Performance fees charged by the well-known Chrysalis investment trust have been slashed after its managers came under criticism last year for the size of their payouts.

Jupiter Fund Management, which has a roughly 23% stake in the trust, has agreed the cuts to “ensure long term alignment between the management team and Chrysalis shareholder interests”, according to a stock market update on 30 November.

Chrysalis, a £1bn trust founded in 2018, is a significant investor in technology-heavy stocks such as payments firm Klarna and challenger bank Starling.

Overseen by Jupiter fund managers Richard Watts and Nick Williamson, the duo received a windfall of some £60m between them last year, out of a total of £117m in performance and management fees.

But in a radical revamp to its pay structure, performance fees above a high-water mark have been cut by 7.5 percentage points to 12.5%, and will be paid entirely in shares.

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Jupiter will no longer receive awards in the new structure — just Chrysalis’ management team.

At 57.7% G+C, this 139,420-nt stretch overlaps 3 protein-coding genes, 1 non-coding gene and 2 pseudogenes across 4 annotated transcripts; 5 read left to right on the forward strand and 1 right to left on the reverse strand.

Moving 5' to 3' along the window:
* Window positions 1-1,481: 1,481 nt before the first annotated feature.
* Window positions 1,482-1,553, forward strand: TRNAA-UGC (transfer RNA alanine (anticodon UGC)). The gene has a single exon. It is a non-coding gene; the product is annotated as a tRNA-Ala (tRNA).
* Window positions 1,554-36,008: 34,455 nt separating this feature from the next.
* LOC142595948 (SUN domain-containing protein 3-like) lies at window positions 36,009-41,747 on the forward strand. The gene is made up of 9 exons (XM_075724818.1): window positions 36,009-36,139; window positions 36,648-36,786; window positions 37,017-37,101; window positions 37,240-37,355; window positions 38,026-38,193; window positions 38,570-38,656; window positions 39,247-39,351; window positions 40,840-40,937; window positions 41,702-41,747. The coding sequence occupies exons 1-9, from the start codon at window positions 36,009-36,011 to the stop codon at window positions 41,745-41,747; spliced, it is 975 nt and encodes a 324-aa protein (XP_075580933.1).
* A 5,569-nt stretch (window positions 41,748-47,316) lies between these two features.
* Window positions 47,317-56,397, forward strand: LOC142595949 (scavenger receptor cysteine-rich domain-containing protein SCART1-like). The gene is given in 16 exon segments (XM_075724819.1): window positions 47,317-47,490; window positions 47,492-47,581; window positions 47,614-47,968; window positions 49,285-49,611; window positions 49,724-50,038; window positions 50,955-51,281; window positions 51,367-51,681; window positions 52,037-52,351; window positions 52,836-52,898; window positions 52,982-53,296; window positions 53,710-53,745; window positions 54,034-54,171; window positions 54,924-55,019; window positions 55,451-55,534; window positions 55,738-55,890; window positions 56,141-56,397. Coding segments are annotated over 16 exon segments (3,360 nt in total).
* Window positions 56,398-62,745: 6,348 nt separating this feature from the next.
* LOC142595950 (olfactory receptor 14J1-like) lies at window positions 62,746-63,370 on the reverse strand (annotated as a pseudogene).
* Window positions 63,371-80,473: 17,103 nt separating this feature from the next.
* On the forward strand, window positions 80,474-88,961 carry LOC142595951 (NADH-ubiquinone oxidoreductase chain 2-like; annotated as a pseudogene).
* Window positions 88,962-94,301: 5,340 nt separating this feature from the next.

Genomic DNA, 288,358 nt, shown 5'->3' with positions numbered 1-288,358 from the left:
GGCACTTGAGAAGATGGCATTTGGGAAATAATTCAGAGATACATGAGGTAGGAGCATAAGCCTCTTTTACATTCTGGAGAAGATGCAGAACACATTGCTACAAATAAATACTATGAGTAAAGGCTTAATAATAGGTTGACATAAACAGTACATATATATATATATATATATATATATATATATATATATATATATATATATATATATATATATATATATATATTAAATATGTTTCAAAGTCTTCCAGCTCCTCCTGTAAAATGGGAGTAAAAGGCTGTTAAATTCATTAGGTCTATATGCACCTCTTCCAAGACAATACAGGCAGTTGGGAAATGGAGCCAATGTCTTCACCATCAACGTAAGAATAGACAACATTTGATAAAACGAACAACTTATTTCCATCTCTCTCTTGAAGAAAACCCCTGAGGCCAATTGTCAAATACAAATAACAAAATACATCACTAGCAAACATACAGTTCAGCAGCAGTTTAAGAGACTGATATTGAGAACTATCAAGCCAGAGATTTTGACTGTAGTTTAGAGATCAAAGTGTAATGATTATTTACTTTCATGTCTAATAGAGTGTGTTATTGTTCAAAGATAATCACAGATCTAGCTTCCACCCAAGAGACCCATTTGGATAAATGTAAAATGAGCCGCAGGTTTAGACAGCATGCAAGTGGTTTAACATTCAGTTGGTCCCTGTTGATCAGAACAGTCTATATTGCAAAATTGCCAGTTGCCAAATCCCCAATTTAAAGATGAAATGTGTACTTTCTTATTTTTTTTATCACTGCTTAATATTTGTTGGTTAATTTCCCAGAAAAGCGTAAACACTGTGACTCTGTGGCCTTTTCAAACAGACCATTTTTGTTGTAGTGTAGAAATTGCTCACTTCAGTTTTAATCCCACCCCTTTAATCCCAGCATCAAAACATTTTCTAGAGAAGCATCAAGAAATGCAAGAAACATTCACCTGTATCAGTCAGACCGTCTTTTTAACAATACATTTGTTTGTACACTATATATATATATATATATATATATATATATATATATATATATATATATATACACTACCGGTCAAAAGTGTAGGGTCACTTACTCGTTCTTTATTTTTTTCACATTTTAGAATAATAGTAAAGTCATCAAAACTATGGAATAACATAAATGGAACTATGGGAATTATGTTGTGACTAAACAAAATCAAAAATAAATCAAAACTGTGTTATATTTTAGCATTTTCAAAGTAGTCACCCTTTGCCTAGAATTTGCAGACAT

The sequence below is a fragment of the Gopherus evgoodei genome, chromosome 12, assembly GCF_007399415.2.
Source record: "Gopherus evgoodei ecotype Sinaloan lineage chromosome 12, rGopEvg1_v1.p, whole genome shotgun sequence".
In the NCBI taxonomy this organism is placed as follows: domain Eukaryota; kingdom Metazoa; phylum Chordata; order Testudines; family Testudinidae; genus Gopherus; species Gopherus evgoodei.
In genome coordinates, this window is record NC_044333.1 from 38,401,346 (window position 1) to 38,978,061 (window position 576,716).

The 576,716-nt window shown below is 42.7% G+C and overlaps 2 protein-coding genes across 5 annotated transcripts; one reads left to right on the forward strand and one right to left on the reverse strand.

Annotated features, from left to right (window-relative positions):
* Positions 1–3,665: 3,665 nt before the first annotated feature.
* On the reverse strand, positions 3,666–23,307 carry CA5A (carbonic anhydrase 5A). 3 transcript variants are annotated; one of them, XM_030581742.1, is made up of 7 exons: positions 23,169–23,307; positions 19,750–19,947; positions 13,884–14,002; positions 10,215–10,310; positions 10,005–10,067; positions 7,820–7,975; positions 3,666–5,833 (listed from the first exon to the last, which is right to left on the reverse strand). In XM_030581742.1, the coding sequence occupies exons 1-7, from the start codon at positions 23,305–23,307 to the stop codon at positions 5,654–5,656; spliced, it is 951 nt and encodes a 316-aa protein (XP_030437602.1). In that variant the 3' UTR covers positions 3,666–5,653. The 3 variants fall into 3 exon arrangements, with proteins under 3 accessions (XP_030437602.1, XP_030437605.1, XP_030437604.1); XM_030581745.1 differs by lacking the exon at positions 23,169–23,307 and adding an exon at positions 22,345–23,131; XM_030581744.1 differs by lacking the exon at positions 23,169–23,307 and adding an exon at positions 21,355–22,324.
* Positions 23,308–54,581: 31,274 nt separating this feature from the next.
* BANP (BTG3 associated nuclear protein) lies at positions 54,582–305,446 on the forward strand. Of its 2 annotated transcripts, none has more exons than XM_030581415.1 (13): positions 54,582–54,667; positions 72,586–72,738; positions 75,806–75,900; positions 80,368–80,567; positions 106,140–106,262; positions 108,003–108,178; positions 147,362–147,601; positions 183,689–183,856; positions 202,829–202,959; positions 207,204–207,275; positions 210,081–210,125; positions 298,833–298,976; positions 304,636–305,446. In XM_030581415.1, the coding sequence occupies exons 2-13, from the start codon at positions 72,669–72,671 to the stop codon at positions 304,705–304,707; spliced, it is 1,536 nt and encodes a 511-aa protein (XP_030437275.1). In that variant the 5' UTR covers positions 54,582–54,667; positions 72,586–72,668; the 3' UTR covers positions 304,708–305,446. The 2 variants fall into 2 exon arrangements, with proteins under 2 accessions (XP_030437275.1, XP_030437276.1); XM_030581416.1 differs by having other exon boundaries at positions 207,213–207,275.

Performance fees will also be subject to a three-to-five year lock-in period, with only 25% of the shares immediately available and the rest dependent on share price movements.

The fund’s total expense ratio — a measure of overall costs to investors — will be capped at 3.75%, also limiting the performance payouts that can be made in any one year.

Shareholders will now vote on the changes, which will come into force from the start of the financial year if approved.

While investments in unicorns had seen the trust prosper in previous years, the market rout of 2022 has piled pressure on asset managers across the industry to cut costs.

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